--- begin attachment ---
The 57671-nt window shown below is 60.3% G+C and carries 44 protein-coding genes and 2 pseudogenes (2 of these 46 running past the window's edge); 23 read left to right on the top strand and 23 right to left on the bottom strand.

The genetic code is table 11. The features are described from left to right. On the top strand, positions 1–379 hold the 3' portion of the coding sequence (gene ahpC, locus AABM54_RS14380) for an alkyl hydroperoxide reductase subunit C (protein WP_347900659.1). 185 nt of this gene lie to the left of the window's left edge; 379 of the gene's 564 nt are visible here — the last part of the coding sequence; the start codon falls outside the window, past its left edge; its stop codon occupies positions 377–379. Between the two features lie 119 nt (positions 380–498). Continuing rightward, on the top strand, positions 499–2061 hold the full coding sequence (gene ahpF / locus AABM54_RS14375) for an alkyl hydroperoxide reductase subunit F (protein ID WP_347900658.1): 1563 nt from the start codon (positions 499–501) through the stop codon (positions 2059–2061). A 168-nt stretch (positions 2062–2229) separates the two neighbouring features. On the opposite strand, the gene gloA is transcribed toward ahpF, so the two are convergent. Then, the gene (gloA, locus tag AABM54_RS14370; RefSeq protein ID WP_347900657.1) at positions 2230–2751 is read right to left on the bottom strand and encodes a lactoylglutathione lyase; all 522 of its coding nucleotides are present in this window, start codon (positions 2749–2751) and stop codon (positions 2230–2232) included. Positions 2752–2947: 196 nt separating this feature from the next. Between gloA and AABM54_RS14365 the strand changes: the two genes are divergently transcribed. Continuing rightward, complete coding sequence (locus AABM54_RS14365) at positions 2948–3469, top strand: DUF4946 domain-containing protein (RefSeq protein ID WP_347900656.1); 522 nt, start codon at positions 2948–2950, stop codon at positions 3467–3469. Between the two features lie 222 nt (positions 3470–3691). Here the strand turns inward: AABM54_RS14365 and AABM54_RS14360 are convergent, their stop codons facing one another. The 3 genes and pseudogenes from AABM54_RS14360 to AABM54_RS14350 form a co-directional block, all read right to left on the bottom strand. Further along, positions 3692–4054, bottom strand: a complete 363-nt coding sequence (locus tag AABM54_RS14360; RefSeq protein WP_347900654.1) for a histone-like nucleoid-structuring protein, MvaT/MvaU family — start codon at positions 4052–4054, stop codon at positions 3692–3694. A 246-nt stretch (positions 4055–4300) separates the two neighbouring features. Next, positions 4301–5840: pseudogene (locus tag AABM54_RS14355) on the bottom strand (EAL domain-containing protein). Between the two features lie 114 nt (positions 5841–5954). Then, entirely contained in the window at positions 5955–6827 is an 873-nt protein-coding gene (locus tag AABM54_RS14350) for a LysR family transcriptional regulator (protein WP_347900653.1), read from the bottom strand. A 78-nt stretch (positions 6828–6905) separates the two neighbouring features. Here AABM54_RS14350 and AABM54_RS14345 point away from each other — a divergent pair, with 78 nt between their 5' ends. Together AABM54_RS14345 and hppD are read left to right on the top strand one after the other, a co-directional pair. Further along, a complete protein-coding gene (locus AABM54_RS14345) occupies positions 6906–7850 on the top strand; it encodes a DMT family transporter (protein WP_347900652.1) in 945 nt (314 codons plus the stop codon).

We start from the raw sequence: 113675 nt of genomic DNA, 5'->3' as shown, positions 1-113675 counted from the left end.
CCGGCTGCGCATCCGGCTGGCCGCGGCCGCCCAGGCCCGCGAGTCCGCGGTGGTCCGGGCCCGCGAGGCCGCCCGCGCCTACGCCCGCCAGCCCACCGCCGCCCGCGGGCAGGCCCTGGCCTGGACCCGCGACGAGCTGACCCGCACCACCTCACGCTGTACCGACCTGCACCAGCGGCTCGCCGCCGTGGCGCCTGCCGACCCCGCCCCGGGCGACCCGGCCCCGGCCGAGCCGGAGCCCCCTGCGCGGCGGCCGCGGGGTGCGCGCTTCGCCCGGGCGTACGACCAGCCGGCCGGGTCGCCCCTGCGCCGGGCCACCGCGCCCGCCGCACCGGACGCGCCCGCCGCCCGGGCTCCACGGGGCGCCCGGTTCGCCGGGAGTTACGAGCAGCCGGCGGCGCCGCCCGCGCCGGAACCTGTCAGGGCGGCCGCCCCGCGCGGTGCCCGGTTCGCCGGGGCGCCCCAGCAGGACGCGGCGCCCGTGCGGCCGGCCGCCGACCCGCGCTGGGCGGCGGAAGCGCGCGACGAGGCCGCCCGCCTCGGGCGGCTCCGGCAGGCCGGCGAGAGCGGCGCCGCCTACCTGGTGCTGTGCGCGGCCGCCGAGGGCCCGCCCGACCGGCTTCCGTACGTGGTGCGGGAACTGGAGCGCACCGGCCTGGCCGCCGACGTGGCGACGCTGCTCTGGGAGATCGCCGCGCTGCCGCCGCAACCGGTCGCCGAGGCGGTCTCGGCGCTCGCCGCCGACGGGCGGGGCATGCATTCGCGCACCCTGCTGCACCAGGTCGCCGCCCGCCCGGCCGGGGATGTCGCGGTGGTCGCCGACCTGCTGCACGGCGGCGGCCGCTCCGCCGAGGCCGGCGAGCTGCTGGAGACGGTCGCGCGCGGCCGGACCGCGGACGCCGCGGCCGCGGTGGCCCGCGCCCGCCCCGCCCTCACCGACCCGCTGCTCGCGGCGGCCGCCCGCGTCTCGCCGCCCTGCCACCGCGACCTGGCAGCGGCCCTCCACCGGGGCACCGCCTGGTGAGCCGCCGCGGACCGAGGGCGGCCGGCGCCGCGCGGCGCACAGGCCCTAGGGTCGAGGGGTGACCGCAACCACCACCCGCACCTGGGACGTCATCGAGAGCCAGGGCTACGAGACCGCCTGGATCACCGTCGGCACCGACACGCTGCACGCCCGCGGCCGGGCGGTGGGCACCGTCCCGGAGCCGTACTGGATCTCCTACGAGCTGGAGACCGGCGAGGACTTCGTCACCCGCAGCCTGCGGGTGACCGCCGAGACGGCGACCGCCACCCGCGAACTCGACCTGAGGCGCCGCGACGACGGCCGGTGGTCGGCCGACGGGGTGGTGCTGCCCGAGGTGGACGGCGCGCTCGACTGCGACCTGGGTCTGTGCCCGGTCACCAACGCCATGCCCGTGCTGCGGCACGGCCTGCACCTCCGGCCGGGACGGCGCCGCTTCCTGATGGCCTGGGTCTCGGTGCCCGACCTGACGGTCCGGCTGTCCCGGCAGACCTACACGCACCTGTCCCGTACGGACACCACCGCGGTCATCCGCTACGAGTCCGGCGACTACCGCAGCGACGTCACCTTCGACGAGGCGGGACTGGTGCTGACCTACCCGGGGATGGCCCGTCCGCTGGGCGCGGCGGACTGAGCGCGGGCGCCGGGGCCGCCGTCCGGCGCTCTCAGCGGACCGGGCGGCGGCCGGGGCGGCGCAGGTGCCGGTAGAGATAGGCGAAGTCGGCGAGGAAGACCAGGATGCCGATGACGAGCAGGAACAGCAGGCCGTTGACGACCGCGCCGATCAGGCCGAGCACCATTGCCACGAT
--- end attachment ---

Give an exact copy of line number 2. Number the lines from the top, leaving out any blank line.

The genetic code is table 11. The features are described from left to right. On the top strand, positions 1–379 hold the 3' portion of the coding sequence (gene ahpC, locus AABM54_RS14380) for an alkyl hydroperoxide reductase subunit C (protein WP_347900659.1). 185 nt of this gene lie to the left of the window's left edge; 379 of the gene's 564 nt are visible here — the last part of the coding sequence; the start codon falls outside the window, past its left edge; its stop codon occupies positions 377–379. Between the two features lie 119 nt (positions 380–498). Continuing rightward, on the top strand, positions 499–2061 hold the full coding sequence (gene ahpF / locus AABM54_RS14375) for an alkyl hydroperoxide reductase subunit F (protein ID WP_347900658.1): 1563 nt from the start codon (positions 499–501) through the stop codon (positions 2059–2061). A 168-nt stretch (positions 2062–2229) separates the two neighbouring features. On the opposite strand, the gene gloA is transcribed toward ahpF, so the two are convergent. Then, the gene (gloA, locus tag AABM54_RS14370; RefSeq protein ID WP_347900657.1) at positions 2230–2751 is read right to left on the bottom strand and encodes a lactoylglutathione lyase; all 522 of its coding nucleotides are present in this window, start codon (positions 2749–2751) and stop codon (positions 2230–2232) included. Positions 2752–2947: 196 nt separating this feature from the next. Between gloA and AABM54_RS14365 the strand changes: the two genes are divergently transcribed. Continuing rightward, complete coding sequence (locus AABM54_RS14365) at positions 2948–3469, top strand: DUF4946 domain-containing protein (RefSeq protein ID WP_347900656.1); 522 nt, start codon at positions 2948–2950, stop codon at positions 3467–3469. Between the two features lie 222 nt (positions 3470–3691). Here the strand turns inward: AABM54_RS14365 and AABM54_RS14360 are convergent, their stop codons facing one another. The 3 genes and pseudogenes from AABM54_RS14360 to AABM54_RS14350 form a co-directional block, all read right to left on the bottom strand. Further along, positions 3692–4054, bottom strand: a complete 363-nt coding sequence (locus tag AABM54_RS14360; RefSeq protein WP_347900654.1) for a histone-like nucleoid-structuring protein, MvaT/MvaU family — start codon at positions 4052–4054, stop codon at positions 3692–3694. A 246-nt stretch (positions 4055–4300) separates the two neighbouring features. Next, positions 4301–5840: pseudogene (locus tag AABM54_RS14355) on the bottom strand (EAL domain-containing protein). Between the two features lie 114 nt (positions 5841–5954). Then, entirely contained in the window at positions 5955–6827 is an 873-nt protein-coding gene (locus tag AABM54_RS14350) for a LysR family transcriptional regulator (protein WP_347900653.1), read from the bottom strand. A 78-nt stretch (positions 6828–6905) separates the two neighbouring features. Here AABM54_RS14350 and AABM54_RS14345 point away from each other — a divergent pair, with 78 nt between their 5' ends. Together AABM54_RS14345 and hppD are read left to right on the top strand one after the other, a co-directional pair. Further along, a complete protein-coding gene (locus AABM54_RS14345) occupies positions 6906–7850 on the top strand; it encodes a DMT family transporter (protein WP_347900652.1) in 945 nt (314 codons plus the stop codon).